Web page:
The practical difference in my preaching, when once I began to preach again, was as follows: As a parson, I had preached that sin had created a great gulf between us and God, and that Christ alone was able to bridge it over; now, I preached that He had already finished His work. The necessity of regeneration, which was always a part of my teaching, became connected more with Christ, the last Adam, and I understood better that it was a real life, entirely new, communicated by the power of the Holy Spirit; but, as I have said, more in connection with the person of Christ and the power of His resurrection, combining the power of a life victorious over death, with a new position for man before God. This is what I understand by "deliverance." The Blood of Jesus has removed every spot from the believer; every trace of sin, according to God's own purity. In virtue of His blood-shedding, the only possible propitiation, we may now invite all men to come to God, a God of love, who, for this object, has given His own Son. The presence of the Holy Ghost, sent from Heaven to abide in the believer as the "unction," the "seal," and the "earnest of our inheritance," as well as being in the Church, the power which unites it in one Body and distributes gifts to the members according to His will; these truths developed largely and assumed great importance in my eyes. With this last truth was connected the question of ministry. From whence came this ministry?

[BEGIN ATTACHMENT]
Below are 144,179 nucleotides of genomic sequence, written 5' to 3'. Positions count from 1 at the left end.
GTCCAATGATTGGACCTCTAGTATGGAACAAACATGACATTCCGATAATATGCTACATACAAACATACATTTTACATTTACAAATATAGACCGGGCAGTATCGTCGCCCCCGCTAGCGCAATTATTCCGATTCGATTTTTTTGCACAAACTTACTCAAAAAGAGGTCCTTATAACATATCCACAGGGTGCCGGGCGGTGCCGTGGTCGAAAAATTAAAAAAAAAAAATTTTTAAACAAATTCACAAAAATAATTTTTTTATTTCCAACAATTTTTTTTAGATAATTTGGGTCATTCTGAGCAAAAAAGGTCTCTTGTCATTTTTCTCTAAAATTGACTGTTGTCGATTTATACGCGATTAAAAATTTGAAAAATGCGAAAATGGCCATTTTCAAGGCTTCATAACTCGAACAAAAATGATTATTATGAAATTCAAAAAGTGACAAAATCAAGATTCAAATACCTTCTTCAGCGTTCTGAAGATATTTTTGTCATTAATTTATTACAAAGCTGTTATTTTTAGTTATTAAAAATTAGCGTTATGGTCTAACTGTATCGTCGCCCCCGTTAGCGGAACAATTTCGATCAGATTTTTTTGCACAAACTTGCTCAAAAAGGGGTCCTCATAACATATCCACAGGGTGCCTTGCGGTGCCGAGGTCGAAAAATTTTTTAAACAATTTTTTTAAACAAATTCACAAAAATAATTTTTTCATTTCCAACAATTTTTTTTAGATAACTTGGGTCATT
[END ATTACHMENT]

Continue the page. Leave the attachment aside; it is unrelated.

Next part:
According to the Bible, it clearly came from God by the free and powerful action of the Holy Ghost.